clay pot cooking Does the idea of cooking in a clay pot, known by any one of these names – cazuela,            Chamba pot, chotti, romertopf pots, nai dat, palayak, tajine and ollade barro intrigue you at all? It sure intrigues me!

But what is the easiest way to get started? What should I make the first time? What container should I use? Where can I find simple recipes?

Let me take a stab at answering these questions.

First some clay pot cooking history

History shows us that this method has been used from at least as far back 26,000 BCE. Evidence of 20,000+ year scorched pot fragments of pottery, also known as ceramic, used in cooking have been found in caves in China and in Japan around 15,000 BCE. Rough earthen pot ware was crafted and fired for use in cooking, storage and water containers.

As I mentioned in the blog Stoneware, Earthenware & Porcelain, the history of clay pot use is worldwide and goes back years and years. Even in today’s world many areas in the world have natives and indigenous people still using clay pots and making these pots themselves.

Most areas in the world still use clay cooking pots and many areas have clay pot use due to people bringing them when moving to live in other countries.

Basics to get started the first time

There are many choices of pots and recipes to try but given that I have not used these before I see two options. Just buy one that you absolutely love and jump in with gusto or borrow one to try, and see how you like it

The other things to consider are if you use a smaller container to cook in your first time, you know if it was easy to use and if you liked what was cooked, as well as was the product you choose to your liking and did it live up to the expectations you had. Of course, you would need to consider secondary items like seasoning the pot, size, weight, clean up too!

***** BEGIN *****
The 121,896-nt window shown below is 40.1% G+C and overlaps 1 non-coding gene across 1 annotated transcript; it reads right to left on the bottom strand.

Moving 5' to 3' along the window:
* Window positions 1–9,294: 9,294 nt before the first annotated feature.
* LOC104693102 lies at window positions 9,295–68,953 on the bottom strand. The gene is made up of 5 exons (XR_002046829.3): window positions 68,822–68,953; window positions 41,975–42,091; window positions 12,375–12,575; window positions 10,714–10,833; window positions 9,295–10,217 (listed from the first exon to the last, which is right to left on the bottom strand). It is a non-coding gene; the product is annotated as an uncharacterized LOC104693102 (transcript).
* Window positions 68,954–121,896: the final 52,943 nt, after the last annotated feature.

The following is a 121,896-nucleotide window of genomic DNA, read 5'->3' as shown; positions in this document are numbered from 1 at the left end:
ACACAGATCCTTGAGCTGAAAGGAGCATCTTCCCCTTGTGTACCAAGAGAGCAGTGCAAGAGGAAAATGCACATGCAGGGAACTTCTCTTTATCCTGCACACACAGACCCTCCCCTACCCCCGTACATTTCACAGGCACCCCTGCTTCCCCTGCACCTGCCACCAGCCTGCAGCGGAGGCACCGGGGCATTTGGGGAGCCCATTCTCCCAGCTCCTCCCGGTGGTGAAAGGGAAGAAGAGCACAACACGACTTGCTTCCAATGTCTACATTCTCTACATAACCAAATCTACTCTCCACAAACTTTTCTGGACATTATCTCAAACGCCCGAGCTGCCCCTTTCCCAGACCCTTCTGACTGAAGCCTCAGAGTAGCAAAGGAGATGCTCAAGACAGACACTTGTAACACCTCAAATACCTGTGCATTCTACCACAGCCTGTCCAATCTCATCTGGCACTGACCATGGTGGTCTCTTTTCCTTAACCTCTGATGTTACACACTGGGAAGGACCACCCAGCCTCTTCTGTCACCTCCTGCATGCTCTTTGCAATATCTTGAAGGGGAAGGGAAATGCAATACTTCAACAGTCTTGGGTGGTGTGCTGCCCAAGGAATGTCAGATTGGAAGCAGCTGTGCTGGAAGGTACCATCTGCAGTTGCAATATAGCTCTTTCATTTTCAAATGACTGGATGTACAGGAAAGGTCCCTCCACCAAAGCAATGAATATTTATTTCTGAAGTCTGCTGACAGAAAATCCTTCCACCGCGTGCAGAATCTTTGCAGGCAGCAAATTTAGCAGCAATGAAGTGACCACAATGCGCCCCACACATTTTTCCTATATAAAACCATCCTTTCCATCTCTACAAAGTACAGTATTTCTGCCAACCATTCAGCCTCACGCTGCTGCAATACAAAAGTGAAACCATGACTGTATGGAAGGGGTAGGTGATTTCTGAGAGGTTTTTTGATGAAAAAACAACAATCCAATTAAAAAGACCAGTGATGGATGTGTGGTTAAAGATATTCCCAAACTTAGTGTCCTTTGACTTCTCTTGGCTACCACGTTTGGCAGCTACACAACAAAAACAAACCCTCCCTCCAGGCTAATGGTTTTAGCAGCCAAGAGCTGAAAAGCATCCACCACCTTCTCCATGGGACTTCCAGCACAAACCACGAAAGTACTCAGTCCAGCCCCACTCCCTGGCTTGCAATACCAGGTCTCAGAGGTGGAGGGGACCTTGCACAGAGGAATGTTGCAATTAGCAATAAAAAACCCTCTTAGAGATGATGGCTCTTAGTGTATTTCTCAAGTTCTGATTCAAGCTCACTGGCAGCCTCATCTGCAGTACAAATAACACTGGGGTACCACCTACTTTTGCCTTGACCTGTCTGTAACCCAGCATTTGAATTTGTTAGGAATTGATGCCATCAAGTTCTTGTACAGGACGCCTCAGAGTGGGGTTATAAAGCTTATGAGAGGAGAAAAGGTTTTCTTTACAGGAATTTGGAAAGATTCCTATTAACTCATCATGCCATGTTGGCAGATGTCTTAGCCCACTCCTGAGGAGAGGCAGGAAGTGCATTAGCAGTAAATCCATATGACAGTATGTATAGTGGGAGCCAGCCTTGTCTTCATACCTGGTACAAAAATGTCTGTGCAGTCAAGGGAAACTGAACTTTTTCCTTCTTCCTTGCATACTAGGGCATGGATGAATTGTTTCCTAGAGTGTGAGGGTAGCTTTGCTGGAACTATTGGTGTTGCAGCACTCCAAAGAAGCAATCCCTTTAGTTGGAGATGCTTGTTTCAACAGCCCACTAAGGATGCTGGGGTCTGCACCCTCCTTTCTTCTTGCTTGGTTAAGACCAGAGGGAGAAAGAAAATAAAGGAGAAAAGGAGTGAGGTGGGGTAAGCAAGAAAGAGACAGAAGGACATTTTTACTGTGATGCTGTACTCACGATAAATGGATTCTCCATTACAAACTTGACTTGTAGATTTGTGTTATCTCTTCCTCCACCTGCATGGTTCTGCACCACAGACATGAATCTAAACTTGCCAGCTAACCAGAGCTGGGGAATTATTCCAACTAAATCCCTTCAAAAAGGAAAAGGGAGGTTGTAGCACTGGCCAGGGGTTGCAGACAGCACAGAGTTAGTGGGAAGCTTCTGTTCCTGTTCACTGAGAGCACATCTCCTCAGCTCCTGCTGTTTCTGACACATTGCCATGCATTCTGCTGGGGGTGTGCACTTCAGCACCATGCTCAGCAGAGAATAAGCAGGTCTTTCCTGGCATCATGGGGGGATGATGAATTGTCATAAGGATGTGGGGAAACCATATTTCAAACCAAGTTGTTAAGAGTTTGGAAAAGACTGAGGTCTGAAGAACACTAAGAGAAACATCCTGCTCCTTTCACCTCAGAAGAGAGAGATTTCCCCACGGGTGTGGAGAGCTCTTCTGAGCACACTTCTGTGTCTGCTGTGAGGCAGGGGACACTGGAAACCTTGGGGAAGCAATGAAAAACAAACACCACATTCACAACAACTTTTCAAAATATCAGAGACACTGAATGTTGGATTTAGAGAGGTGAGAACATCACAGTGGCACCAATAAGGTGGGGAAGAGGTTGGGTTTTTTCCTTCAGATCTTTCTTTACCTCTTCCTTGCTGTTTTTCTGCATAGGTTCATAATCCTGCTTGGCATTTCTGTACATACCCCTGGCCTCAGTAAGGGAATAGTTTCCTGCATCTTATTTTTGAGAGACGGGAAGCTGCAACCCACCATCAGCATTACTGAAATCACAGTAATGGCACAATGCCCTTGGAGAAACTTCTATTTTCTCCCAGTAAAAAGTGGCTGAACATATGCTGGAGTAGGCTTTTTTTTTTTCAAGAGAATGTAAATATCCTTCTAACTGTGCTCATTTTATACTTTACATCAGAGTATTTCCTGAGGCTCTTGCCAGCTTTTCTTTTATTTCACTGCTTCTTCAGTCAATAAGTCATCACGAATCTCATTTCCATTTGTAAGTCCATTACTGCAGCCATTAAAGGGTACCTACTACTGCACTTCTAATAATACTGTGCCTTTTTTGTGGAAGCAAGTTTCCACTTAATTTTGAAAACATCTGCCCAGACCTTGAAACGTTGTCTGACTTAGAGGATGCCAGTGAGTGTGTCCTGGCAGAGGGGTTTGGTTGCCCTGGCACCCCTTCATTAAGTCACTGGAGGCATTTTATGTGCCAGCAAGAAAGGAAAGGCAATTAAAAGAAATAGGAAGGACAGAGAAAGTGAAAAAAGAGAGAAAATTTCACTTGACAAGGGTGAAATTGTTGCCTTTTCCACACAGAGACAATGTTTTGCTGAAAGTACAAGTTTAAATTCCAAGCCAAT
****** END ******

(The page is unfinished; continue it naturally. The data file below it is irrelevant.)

So what are my choices for a clay pot? First, you need to know a little about the options. There are many but for the purpose of “getting started” here, there will three examples, each with glazed and unglazed options. The glazed is ready to use and easy to clean where the unglazed require you to preseason and then soak 15 to 20 minutes before using. It should be noted that if your choice is unglazed pot there will be an earthy, dirt flavour which when combined with what you cook will become somewhat nutty.

All clay cooking pots should be started in a cold oven or very low temperature. If cooking on the stovetop or direct flame it is recommended to have a metal plate to diffuse the direct heat The pots may crack otherwise. Some of these are not recommended for direct heat. Be sure to check the manufacturers’ recommendations.

It is recommended that a new unglazed pot be used for non-meat food like rice or lentils for the first couple of times to allow the pot to naturally season and seal itself.

Tagines

Tagines are pots that have a wide shallow base that can double as a serving dish with a lid that looks like an upside-down funnel. When cooking in these pots, steam is created as the pot and ingredients warm up. The steam then collects on the top part of the funnel on the inside and drips down onto the food thus keeping all the natural juices circulating throughout the cooking process and making for tender and juicy food once cooked.

These pots come in many sizes and are usually highly decorated. Here is what they look… The nice thing about this one is that you can serve right from the bottom and the heat retained will keep your food warm for quite a while.

Romertopf pots

Romertopf pots come in many different shapes and sizes and are made in Germany. The difference in Romerpotfthe glazed and unglazed products is the bottom piece is glazed inside and the remaining parts are unglazed. Just like the tajines the steam collects on the top on the inside and drips down onto the food thus keeping all the natural juices circulating throughout the cooking process and making for tender and juicy food once cooked. By using a glazed bottom the clean up is easier. Here is an example of one.

Black Clay La Chamba